Thursday, September 22, 2016

It’s a Wrap! Plastic Wrap, that is!

Watercolor Painting
9" x 12"

The watercolor painting above is painted from a little different perspective to add interest to a common swimming pool setting.    The view looks down on the pool from a higher viewpoint (bird's eye view) – from a balcony or other area above the pool. 


The focus is on the water in this painting.  The texture is added by a watercolor painting technique using plastic wrap.  The swimmer enjoying the pool is painted in a more impressionistic style rather than photographic.  The emphasis, again, is on the water and light reflections. 


Supplies needed:

Watercolor paper (140 lb. - I like Arches) Size of your choice; I used 9" x 12"

Brushes - flat brush, round brush
Masking Fluid and old brush or applicator
Masking tape
Plastic wrap

  • Cerulean Blue
  • Ultramarine
  • Windsor Blue
  • Burnt Umber
  • Crimson
  • Yellow Ochre
  • Vandyke Brown
  • Paynes Gray

Painting Instructions:
The sketch or setting up the painting:
Sketch the swimmer slightly to the right of center and to the upper half of the paper.  Do not make this detailed.  The shape is all that is needed.  The small amount of detail that is painted is done with shades of paint only. 

Drawn very light horizontal lines in the top third of the painting to indicate the location of the shelf at the edge of the pool.    There are three lines:  the top line indicates the top edge of the pool; the middle line is the shallow area or ledge where the swimmer's arms are resting and last line indicates the shelf where the swimmer is sitting below which is the deeper water of the pool.  These areas will be lighter or darker to indicate the depth of the water.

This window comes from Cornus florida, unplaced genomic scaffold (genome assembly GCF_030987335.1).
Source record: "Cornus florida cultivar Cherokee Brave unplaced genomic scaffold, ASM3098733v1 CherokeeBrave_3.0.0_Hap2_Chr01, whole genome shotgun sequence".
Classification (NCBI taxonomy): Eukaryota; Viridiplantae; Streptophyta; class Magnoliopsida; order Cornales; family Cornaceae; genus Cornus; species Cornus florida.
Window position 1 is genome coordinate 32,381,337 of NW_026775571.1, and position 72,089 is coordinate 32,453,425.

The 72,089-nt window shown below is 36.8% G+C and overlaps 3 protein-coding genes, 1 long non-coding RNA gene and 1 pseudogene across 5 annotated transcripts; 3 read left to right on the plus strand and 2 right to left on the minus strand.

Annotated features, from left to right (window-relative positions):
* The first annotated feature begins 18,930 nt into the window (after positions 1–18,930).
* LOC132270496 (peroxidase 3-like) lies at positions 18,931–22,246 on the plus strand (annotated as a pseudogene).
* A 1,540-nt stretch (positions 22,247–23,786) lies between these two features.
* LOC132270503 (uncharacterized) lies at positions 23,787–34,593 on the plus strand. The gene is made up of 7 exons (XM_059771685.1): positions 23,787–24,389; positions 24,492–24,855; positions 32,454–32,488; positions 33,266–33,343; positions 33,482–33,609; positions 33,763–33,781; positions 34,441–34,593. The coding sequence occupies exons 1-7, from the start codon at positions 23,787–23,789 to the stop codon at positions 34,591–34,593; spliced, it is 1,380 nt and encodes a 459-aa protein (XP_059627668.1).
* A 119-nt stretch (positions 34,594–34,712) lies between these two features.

Mask the swimmer including the hat.  Allow to dry.

Painting the water:
Prepare washes of the following shades of blue:
  • Cerulean Blue
  • Windsor Blue
  • Ultramarine
Wet the painting and paint quickly in the following order:
  1. Paint from bottom to top with a wash of Cerulean Blue with the deepest color at the bottom and moving to mostly white at the top.  Add clean water as you move from bottom to top.
  2. Drop in deep shades of Ultramarine and Windsor Blue in random locations -  the lightest colors at the top with the exception of the deep shadow behind the swimmer.  Use deeper blues around the swimmer for shadows. 
  3. While the paint is still wet, press a scrunched up piece of plastic wrap on top of the wash.  Tape in place and allow to dry. 
It will take longer than usual for the paint to dry covered with the plastic wrap.  Resist the urge to peek at the results as movement of the plastic wrap will disturb the pattern. 

When dry, remove the plastic wrap and see how the plastic wrap created your light reflections in the pool. 

Very light lines are painted across the various ledges of the pool as shown in the finished painting above.

Painting the Swimmer:
The swimmer is very impressionistic and the only parts that are seen are the legs, arms and shoulders (hands and feet are covered by water and are very blurry and indistinct).   Prepare washes of the following colors to paint flesh tones:
  • Burnt Umber
  • Crimson
  • Yellow Ochre
  • Vandyke Brown
  • Paynes Gray
Using a round brush and a very light wash of Burnt Umber paint one body part at a time.  Add darker colors to indicate shape and shadows.    Refer to the painting above to contour the shape of the body using various shades of the above colors.    Allow to dry.

To indicate the water covering parts of the swimmer, add a very light wash of Cerulean Blue across random areas of the arms and legs.  Allow to dry.

Painting the Hat:
Wet the hat with clean water.  Paint the band of the hat with Cerulean Blue and allow to blur slightly.  Add shadows with Paynes Gray and a touch of Crimson as well as Cerulean Blue.  Keep the circular shape of the hat with the way the shadows are painted.  Allow to dry.  If needed, go back and repaint sections of the band to give more emphasis to the shape.  Allow to dry.

Using a wash of dark blue either Ultramarine or Windsor Blue or a combination of both, spatter the water in the pool.  Be certain to cover the swimmer with a piece of paper towel before spattering.
Allow to dry.

Using a utility knife, scratch in some white highlights, if needed. 

Deepen shadows around the swimmer with a wash of the darker blue, if needed.    Do not overwork the water in the pool or the design of the plastic wrap will be removed.

Sign your painting.  Congratulations - it's a wrap!

Happy Painting!

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